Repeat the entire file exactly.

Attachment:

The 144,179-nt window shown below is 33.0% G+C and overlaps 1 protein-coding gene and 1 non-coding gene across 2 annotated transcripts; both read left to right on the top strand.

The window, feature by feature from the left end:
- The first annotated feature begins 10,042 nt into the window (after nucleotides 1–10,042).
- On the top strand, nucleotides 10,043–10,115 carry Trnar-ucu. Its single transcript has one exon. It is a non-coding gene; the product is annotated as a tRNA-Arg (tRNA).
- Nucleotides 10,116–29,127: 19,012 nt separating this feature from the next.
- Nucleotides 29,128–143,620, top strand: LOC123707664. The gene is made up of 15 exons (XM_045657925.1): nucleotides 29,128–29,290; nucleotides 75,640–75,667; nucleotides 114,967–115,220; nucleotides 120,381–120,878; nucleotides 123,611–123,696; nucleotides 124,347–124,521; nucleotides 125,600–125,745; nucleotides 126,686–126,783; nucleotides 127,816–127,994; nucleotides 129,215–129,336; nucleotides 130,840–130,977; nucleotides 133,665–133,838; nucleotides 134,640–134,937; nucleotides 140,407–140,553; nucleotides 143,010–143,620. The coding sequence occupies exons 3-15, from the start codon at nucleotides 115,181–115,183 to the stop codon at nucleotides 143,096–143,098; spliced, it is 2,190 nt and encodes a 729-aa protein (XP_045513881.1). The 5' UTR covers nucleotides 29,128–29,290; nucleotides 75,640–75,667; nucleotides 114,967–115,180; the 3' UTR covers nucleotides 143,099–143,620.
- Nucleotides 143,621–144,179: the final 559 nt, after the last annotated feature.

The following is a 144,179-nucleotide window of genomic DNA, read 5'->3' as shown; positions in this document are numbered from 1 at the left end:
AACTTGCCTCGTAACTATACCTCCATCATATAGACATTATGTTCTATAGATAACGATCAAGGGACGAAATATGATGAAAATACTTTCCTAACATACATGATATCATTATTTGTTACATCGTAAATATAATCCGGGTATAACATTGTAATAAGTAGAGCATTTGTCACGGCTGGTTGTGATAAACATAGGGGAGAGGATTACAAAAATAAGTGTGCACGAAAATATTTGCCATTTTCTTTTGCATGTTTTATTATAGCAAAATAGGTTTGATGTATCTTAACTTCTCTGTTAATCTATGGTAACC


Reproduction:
The 144,179-nt window shown below is 33.0% G+C and overlaps 1 protein-coding gene and 1 non-coding gene across 2 annotated transcripts; both read left to right on the top strand.

The window, feature by feature from the left end:
- The first annotated feature begins 10,042 nt into the window (after nucleotides 1–10,042).
- On the top strand, nucleotides 10,043–10,115 carry Trnar-ucu. Its single transcript has one exon. It is a non-coding gene; the product is annotated as a tRNA-Arg (tRNA).
- Nucleotides 10,116–29,127: 19,012 nt separating this feature from the next.
- Nucleotides 29,128–143,620, top strand: LOC123707664. The gene is made up of 15 exons (XM_045657925.1): nucleotides 29,128–29,290; nucleotides 75,640–75,667; nucleotides 114,967–115,220; nucleotides 120,381–120,878; nucleotides 123,611–123,696; nucleotides 124,347–124,521; nucleotides 125,600–125,745; nucleotides 126,686–126,783; nucleotides 127,816–127,994; nucleotides 129,215–129,336; nucleotides 130,840–130,977; nucleotides 133,665–133,838; nucleotides 134,640–134,937; nucleotides 140,407–140,553; nucleotides 143,010–143,620. The coding sequence occupies exons 3-15, from the start codon at nucleotides 115,181–115,183 to the stop codon at nucleotides 143,096–143,098; spliced, it is 2,190 nt and encodes a 729-aa protein (XP_045513881.1). The 5' UTR covers nucleotides 29,128–29,290; nucleotides 75,640–75,667; nucleotides 114,967–115,180; the 3' UTR covers nucleotides 143,099–143,620.
- Nucleotides 143,621–144,179: the final 559 nt, after the last annotated feature.

The following is a 144,179-nucleotide window of genomic DNA, read 5'->3' as shown; positions in this document are numbered from 1 at the left end:
AACTTGCCTCGTAACTATACCTCCATCATATAGACATTATGTTCTATAGATAACGATCAAGGGACGAAATATGATGAAAATACTTTCCTAACATACATGATATCATTATTTGTTACATCGTAAATATAATCCGGGTATAACATTGTAATAAGTAGAGCATTTGTCACGGCTGGTTGTGATAAACATAGGGGAGAGGATTACAAAAATAAGTGTGCACGAAAATATTTGCCATTTTCTTTTGCATGTTTTATTATAGCAAAATAGGTTTGATGTATCTTAACTTCTCTGTTAATCTATGGTAACC